Sep 282016

This morning we were out kayak fishing for salmon on the Columbia River hoping for a little better luck than we’ve had for the past few fishing days. Salmon fishing is great, but it isn’t around for long and the fishing is definitely slowing down early this season. The fish counts kicked up a bit in the past couple days, but the salmon fishing season is still on life support. Even though the chances of catching fish get slimmer every day, there’s still a chance. And when the salmon fishing season is over, it’s winter.

I was hopeful that the streak of no fish would come to an end as the first casts were made just before sunrise. A few boats pulled up pretty close and for about a half hour, there was no fishing action of any kind, except for the casting part. It was not the start I was hoping for until I cast away from the mini pack of boats and started to reel back in when I got a solid strike. The fish mostly dove for the bottom, but when it got near the kayak, it started jumping around. It was still hard to see in the early morning light, but I was able to tell was a nice clipped Chinook salmon. It took a couple tries to get it into the net, but finally got it. The dry streak was over, pretty stoked.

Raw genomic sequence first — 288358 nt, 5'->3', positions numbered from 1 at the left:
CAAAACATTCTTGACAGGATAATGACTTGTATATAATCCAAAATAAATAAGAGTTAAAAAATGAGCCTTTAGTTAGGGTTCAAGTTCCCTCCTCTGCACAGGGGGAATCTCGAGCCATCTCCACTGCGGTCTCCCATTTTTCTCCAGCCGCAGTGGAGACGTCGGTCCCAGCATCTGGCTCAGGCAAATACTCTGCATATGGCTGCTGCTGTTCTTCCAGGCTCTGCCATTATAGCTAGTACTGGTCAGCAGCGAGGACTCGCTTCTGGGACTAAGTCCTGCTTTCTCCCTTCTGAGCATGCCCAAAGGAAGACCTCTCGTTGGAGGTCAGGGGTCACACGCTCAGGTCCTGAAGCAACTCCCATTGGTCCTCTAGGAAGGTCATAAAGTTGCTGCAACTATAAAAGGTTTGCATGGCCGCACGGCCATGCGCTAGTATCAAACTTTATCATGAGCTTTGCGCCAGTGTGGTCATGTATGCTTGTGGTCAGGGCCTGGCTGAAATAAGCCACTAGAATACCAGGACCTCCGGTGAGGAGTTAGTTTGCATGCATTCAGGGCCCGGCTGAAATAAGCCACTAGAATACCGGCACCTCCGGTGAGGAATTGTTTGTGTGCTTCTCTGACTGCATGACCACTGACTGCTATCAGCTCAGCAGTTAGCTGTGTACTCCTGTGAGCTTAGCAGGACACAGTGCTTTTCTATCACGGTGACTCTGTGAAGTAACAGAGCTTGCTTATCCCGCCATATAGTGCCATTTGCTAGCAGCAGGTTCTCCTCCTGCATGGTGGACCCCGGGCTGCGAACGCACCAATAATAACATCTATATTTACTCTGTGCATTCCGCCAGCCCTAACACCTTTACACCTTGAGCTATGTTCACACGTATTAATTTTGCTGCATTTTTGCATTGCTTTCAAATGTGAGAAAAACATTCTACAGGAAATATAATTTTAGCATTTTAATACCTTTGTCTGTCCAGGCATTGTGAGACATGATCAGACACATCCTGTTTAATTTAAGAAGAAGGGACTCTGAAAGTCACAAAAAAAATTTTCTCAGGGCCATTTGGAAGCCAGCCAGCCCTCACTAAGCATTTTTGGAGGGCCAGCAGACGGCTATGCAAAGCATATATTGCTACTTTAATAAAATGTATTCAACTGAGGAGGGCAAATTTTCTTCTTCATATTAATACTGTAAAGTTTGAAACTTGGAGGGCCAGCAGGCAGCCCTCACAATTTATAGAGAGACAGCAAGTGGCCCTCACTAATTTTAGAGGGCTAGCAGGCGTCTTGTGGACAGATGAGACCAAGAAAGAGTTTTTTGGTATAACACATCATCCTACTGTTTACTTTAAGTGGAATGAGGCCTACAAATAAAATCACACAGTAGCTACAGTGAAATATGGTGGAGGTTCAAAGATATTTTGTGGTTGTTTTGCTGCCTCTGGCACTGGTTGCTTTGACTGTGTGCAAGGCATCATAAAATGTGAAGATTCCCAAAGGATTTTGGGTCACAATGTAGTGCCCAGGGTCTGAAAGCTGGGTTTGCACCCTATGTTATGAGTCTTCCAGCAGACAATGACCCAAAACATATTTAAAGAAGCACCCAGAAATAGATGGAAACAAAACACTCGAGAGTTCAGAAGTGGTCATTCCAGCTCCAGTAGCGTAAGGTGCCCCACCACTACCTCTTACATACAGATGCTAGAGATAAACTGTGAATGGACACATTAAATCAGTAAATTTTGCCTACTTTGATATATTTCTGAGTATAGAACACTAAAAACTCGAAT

I got the fish on the stringer and as I was stowing the landing net, I noticed a couple more boats and a couple of the original flotilla were moving closer. I cast between a couple boats and could not believe I had another hookup! Two fish on with two casts, unbelievable! After another great battle and more landing net acrobatics, another really nice Chinook salmon was in the boat. I could not believe my luck. Pulled the anchor and headed for shore at 7:00 AM.

Chinook salmon caught kayak fishing on the Columbia River